As the world recovers from COVID-19, companies are rolling out their return-to-office plans following prolonged remote working arrangements. The pandemic and the resulting shift to remote working has negatively impacted the nature of social capital in organisations. Studies have reported that employees felt more isolated and less connected in adjusting to the ‘new normal’. Companies should therefore effectively prepare their employees for social reintegration so as to promote wellness in the workplace.
A gradual ‘return to the office’
A study in Japan (opens a new window) reported that 80% of employees would prefer to remain working from home. Staff share the same apprehensions when it comes face-to-face interactions. This can be attributed to a phenomenon called “reverse culture shock”, where a once familiar place, person or event suddenly feels strange and foreign. In consideration of this situation, companies should implement their return to office plan progressively. This includes maximising the hybrid working approach to enable employees to adjust better, which also allows for better and to ensure no drop in productivity and efficiency.
Optimise the workplace
As an organisation, it’s time to strategically rethink how to define a physical workplace that can serve modern ways of working and new employee expectations about workplace collaboration, personal space and flexibility.
Setting up both solo and collaborative working spaces, incorporating convenient sanitation stations and optimising the office for the physical-digital hybrid will also help employees in their transition back to in-office work and allow a larger extent of flexibility.
Communication is key
In times of change or crisis, it is crucial for management to be seen reinforcing key messages, such as an organisation’s vision, company-wide goals, safety policy and precautionary measures, and future-proofing the workplace. Keep the workforce in the loop consistently, clearly and regularly with full transparency. This can help boost employee morale in the midst of uncertainty and greatly help in periods of tough transitions.
According to the Tannenbaum-Schmidt leadership behaviour continuum, the less managerial authority exercised, the more freedom is afforded to the employee, and vice versa. And leadership can be categorised into 6 distinctive styles:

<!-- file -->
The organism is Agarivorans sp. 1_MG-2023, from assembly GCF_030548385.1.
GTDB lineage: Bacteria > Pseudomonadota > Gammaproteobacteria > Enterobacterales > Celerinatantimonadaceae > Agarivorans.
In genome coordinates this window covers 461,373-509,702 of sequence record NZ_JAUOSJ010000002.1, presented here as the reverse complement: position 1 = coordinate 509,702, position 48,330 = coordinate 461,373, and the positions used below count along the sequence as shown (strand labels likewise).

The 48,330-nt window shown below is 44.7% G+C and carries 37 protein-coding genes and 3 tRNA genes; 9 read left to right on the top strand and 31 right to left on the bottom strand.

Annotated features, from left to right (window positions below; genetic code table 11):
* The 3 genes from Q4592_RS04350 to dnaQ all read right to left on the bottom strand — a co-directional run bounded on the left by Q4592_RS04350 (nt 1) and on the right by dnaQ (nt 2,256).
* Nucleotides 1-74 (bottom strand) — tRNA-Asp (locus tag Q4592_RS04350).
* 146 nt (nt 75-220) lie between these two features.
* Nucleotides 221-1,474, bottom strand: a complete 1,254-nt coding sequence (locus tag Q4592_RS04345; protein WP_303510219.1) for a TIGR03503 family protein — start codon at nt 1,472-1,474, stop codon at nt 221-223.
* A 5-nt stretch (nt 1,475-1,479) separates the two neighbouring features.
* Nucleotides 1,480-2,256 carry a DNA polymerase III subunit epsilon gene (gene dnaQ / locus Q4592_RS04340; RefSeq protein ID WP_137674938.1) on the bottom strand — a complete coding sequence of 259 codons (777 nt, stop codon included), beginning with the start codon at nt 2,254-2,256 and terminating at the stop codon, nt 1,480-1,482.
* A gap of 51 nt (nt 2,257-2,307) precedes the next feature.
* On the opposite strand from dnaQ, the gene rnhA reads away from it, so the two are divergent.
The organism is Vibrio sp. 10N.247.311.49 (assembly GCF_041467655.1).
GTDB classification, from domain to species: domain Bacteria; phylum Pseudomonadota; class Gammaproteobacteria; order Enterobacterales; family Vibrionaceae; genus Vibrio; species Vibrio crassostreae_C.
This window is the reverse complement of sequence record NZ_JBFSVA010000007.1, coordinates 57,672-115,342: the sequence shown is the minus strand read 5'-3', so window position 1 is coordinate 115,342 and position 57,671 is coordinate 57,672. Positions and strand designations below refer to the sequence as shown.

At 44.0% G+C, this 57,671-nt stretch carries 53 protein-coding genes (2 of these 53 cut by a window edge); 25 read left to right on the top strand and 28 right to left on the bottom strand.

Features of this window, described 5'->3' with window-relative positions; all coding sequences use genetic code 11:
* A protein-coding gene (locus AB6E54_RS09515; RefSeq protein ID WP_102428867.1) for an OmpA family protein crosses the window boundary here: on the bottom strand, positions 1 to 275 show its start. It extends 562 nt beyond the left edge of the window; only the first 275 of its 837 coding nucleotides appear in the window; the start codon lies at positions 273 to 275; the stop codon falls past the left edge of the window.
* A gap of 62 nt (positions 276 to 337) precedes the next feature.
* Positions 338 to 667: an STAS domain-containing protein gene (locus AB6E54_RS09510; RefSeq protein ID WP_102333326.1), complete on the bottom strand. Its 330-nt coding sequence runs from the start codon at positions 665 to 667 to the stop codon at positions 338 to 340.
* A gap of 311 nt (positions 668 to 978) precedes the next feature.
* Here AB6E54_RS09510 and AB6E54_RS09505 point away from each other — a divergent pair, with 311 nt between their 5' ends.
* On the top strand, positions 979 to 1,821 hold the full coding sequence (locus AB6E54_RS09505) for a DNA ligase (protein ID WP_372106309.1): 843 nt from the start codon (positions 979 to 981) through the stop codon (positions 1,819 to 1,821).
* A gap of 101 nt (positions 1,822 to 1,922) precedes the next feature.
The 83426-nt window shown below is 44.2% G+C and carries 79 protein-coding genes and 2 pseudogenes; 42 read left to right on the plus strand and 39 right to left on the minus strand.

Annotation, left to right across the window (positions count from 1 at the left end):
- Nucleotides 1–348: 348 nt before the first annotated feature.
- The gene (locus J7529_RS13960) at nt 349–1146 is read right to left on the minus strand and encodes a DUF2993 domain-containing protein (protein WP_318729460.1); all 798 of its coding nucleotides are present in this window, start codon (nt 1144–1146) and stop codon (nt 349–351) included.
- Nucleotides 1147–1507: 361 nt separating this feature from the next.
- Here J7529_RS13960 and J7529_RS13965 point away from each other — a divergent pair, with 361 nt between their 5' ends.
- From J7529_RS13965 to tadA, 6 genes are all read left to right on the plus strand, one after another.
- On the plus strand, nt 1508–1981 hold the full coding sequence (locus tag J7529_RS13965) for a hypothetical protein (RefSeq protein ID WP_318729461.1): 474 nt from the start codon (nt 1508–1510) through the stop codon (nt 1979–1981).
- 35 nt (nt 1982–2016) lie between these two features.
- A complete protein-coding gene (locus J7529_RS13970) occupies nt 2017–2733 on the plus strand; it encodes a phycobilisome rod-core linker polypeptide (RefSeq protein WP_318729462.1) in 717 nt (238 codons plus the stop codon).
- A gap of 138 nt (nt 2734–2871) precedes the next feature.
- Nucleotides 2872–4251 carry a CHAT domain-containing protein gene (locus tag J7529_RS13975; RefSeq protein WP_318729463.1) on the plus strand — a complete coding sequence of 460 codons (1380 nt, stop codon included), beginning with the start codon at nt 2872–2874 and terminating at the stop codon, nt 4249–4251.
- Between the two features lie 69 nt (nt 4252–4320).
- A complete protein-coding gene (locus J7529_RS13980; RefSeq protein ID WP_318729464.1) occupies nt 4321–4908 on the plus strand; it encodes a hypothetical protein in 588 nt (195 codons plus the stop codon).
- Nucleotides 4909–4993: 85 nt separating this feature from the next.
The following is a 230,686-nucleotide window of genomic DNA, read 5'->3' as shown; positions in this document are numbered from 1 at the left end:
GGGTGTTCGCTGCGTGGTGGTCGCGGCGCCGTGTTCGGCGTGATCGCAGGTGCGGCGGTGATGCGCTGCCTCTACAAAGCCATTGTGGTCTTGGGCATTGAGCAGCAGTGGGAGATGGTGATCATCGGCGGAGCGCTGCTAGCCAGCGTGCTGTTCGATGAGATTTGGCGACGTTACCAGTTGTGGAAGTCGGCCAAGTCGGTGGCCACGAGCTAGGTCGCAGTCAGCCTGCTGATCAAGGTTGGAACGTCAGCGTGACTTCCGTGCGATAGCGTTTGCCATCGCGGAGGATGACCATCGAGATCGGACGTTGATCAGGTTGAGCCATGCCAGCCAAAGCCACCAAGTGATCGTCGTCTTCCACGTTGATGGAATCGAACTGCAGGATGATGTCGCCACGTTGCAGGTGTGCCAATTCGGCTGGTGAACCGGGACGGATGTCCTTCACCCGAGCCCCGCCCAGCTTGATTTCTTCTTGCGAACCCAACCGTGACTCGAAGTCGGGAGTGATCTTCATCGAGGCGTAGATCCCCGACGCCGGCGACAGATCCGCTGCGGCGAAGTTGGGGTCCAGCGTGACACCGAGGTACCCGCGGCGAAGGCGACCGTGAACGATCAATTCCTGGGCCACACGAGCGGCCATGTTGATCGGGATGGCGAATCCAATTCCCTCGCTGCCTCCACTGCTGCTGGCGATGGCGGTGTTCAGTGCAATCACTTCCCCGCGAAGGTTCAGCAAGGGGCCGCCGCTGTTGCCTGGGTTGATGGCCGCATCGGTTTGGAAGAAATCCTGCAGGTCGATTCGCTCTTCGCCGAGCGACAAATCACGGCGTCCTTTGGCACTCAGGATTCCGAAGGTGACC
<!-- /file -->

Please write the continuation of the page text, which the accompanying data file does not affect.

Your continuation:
Tells, where the manager makes the decision and tells the team
Sells, where the manager makes the decision and sells it to the team
Suggests, where the manager presents suggestions and invites questions from the team
Consults, where the manager considers the team’s input before arriving at the final decision
Shares, where the manager shares the decision-making responsibility with the team
Delegates, where the manager defines the limits of the decision-making needed on the part of the team, then allows the team to make those decisions
Companies must decide what style and level of communication to use for a given situation, in order to effectively communicate with employees.
Create a stronger sense of belonging to engage employees
Hold office functions where employees can freely socialise. Strong workplace relationships foster a sense of belonging to a group, a sense of feeling cared for by others and caring about others. According to Microsoft (opens a new window), this also stimulates productivity and innovation. With everyone coming from a place where social isolation or distancing is the norm because of Covid-19, some people may have understandably become rusty with face-to-face social interactions. Companies can purposefully create opportunities for meaningful professional and social interactions, such as team lunches, in-office events and customer engagement experiences.